The lats (plural: lati or latu) is the currency
of Latvia. It is abbreviated as Ls. The lats is subdivided into 100 santīmi (singular: santīms, plural santīmi or santīmu).
Summary information about Latvian lats
- ISO 4217 Code:
- Currency sign:
- 1 santīms, 2 santīmu, 5 santīmu, 10 santīmu, 20 santīmu, 50 santīmu, 1 lati, 2 lati
- 5 latu, 10 latu, 20 latu, 50 latu, 100 latu, 500 latu
- Central bank:
- Bank of Latvia
Latvia was originally divided into the smaller states of Livonia, Lettgallia and Courland. In the middle ages what is Latvia today formed part of the state of the Livonian branch of the Teutonic Order.
Polish money circulated in Latvia while it was part of Poland from 1561 until 1621. After Latvia became part of Sweden, Dalers Silvermynt (SED) and Riksdalers Specie (SES) circulated in Latvia.
Swedish Riksdaler were used in parts of Latvia through 1795. The Riksdaler was issued in silver (Daler Silvermynt-SES), copper and paper format with the exchange rates between the three fluctuating according to the value of silver, copper and the issue of paper banknotes. The Daler was used in Sweden until 1776. Two accounting systems were used in Sweden according to province with some systems based on silver money and some on copper money. The approximate values were 1 Daler equal to 6 Daler Silvermynt, 18 Daler Kopparmynt, 24 Mark, 48 Skilling, 192 Oere or 512 Oerlein. On November 27, 1776, Gustavus III unified the systems of accounting into a single system based upon silver money with 1 Riksdaler Specie (SES) equal to 48 Skilling or 192 Oere. Paper Daler (SEP) and Paper Riksdaler (SER) also circulated, though they usually traded at a discount to specie money.
After being incorporated into Russia, the Ruble was adopted as the medium of exchange in Latvia. Russia had reformed the Ruble (RUEI) under Elizabeth II on November 23, 1755, setting 1 Gold Imperial equal to 10 Silver Rubles or 1000 Copper Kopeks. Paper Assignatzia (Ruble-Banco) also circulated, though usually at a discount to specie money. The monetary system was reformed on July 1, 1839 with 1 Silver Ruble (RUES) set equal to 3.5 Ruble Assignatzia (RUEA). Credit Ruble Banknotes (RUEP) replaced the Ruble Assignatzia on June 1, 1843. Russia went on the Gold Standard on January 3, 1897 and introduced the Gold Ruble, which was used until the outbreak of World War I. The State Treasury and the State Bank (Gosbank) issued banknotes for Russia and the Soviet Union.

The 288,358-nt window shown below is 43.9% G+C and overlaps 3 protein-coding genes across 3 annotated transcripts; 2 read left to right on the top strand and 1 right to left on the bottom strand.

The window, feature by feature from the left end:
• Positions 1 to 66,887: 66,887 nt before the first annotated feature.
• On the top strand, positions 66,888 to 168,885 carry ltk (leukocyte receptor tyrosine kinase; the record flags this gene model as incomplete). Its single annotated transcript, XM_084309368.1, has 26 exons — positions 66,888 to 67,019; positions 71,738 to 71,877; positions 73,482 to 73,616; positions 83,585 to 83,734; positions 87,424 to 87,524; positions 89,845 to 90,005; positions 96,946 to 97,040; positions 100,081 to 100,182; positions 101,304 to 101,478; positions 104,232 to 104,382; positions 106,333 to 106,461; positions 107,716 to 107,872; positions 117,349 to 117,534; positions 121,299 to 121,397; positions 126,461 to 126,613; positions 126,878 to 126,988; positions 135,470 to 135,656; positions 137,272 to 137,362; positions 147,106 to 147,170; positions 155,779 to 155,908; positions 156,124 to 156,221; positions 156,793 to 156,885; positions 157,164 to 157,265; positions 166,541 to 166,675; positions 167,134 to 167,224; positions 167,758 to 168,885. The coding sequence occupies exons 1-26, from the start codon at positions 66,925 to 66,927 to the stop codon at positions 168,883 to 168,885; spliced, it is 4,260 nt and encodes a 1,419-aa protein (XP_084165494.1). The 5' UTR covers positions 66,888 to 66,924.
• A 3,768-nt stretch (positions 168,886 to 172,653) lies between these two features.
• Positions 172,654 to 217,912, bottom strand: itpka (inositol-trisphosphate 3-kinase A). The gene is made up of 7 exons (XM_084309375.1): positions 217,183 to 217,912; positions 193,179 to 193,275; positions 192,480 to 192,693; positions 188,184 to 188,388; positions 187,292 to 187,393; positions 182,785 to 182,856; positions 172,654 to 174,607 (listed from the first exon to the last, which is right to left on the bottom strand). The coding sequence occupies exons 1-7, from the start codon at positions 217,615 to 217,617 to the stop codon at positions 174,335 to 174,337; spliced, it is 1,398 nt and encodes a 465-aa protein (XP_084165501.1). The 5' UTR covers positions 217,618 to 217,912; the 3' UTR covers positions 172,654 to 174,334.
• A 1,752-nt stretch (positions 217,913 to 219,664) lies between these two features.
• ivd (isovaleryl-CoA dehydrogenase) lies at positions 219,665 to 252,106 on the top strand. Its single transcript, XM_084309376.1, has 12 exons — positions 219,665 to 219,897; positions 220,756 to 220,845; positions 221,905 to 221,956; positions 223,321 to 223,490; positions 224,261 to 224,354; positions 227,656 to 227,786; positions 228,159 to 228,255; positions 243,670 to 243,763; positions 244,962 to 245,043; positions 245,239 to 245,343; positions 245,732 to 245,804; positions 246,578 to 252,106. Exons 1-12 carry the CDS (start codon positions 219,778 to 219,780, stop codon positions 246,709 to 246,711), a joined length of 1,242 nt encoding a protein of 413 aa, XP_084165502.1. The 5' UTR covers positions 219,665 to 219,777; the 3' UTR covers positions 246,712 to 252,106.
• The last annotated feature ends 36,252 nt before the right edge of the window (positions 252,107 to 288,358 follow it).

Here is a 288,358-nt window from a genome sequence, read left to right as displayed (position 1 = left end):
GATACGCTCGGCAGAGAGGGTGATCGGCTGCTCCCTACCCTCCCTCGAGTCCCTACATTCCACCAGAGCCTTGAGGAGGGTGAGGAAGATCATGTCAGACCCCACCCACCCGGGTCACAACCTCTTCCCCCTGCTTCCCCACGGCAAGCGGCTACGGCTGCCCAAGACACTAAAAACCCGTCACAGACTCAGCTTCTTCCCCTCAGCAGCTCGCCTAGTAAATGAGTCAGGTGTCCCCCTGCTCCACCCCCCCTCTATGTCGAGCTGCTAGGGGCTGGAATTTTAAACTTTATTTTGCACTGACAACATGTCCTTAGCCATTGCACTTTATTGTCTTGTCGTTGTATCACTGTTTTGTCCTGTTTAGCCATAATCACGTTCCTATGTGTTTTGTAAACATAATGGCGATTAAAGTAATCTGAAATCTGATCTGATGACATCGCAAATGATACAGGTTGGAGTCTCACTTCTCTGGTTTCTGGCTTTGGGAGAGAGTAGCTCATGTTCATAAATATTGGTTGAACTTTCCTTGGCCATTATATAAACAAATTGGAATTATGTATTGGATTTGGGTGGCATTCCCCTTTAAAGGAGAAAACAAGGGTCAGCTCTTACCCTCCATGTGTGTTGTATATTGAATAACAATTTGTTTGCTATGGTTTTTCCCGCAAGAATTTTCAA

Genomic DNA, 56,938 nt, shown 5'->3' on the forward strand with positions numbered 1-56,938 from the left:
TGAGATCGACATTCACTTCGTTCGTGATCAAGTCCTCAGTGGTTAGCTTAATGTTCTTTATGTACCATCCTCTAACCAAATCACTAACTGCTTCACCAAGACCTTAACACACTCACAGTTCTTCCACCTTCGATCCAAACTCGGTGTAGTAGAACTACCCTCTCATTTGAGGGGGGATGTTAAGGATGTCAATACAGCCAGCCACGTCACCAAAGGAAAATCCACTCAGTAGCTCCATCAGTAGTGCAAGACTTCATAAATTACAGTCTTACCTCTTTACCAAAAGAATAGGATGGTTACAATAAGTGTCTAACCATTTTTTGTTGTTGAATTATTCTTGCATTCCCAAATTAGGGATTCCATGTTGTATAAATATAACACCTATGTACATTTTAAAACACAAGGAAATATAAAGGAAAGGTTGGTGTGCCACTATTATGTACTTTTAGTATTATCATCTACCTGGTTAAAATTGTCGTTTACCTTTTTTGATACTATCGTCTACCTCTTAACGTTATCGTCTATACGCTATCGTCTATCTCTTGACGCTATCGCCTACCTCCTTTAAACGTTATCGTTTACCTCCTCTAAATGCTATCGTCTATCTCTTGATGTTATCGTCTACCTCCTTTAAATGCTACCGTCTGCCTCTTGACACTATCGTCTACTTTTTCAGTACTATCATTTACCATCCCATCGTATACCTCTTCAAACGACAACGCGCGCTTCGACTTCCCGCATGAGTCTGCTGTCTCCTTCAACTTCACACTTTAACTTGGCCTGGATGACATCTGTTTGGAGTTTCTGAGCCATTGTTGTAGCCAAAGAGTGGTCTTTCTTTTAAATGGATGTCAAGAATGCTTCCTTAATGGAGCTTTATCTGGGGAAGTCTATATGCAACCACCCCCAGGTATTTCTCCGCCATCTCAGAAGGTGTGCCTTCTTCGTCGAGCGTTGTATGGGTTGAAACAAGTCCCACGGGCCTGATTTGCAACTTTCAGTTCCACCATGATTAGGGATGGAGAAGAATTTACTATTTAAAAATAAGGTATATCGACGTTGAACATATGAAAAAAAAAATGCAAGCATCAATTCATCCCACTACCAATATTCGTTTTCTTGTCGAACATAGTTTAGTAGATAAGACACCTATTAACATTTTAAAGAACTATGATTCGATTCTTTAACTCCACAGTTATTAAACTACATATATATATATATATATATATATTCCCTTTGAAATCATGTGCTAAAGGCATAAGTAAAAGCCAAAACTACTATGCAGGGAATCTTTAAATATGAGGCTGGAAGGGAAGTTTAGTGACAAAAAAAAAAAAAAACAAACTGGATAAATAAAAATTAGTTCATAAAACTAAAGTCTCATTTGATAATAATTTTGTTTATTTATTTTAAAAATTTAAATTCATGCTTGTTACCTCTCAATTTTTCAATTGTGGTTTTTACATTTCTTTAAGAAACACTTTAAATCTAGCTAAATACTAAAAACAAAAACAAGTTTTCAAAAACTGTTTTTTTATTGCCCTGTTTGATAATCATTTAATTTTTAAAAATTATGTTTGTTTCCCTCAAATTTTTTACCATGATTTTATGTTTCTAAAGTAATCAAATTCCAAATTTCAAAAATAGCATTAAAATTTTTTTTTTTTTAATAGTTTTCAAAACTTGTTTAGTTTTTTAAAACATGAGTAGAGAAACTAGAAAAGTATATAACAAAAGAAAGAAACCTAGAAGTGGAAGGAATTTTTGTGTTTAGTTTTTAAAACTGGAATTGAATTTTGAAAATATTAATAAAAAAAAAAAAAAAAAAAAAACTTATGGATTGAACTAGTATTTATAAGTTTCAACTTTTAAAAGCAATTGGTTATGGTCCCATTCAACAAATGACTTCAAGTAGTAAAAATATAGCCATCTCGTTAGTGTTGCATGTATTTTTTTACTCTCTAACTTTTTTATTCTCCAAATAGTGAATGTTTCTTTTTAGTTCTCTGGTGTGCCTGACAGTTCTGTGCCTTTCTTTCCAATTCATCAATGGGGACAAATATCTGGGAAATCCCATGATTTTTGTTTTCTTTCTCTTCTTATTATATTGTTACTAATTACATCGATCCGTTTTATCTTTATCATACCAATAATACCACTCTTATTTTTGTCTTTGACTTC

Germany occupied parts of Latvia during World War I, and Germany issued both Darlehnskasse Ost Rubles (DEOR), issued by the Ostbank fuer Handel and Gewerbe, and Darlehnskasse Ost Marks (DEOM), issued by the Darlehnskasse Ost, for use in occupied territories, with 1 Mark equal to 2 Rubles. Darlehnskasse Ost Marks were also used in the Baltic State.
After gaining its independence, Latvia issued the Latvian Ruble (LVB) at par with the Russian Ruble. The Lat (LVA) replaced the Latvian Ruble on August 3, 1922 at the rate of 1 Latvian Lat equal to 1 Franc Germinal or 50 Latvian Rubles. The Lat was divisible into 100 Santimi. Banknotes were issued by the Treasury and by the Latvijas Banka (Bank of Latvia). Latvia left the Gold Standard on November 28, 1936.
After the Soviet Union invaded Latvia, the Soviet Gold Ruble (SUG) was introduced as the medium of exchange. During German occupation, Latvia was made part of Ostland. Although a Central Bank for Ostland was established in Riga, no Ostland Marks were ever issued, and Reichskreditkassenschein, along with German Marks, circulated instead. After Latvia was reincorporated into the Soviet Union, a New Ruble (SUN) replaced the Gold Ruble on December 29, 1947 at the rate of 1 New Ruble equal to 10 Gold Rubles. On January 1, 1961, the Hard Ruble (SUR) replaced the New Ruble at the rate of 1 Hard Ruble equal to 10 New Rubles. The Ruble is divisible into 100 Kopeks. Under the Soviet Union, the State Treasury and by the State Bank (Gosbank) issued banknotes.
The second lats was reintroduced in 1993, replacing the Latvian rublis, which was used for a short period after Latvia regained its independence, at a rate of 1 lats = 200 rubļu.
Coins were issued in denominations of 1, 2, 5, 10, 20 & 50 santīmu, 1, 2 & 5 lati. The 1, 2 & 5 santīmu were in bronze, the 10, 20 & 50 santīmu were nickel, while coins of 1 lats & above were in silver.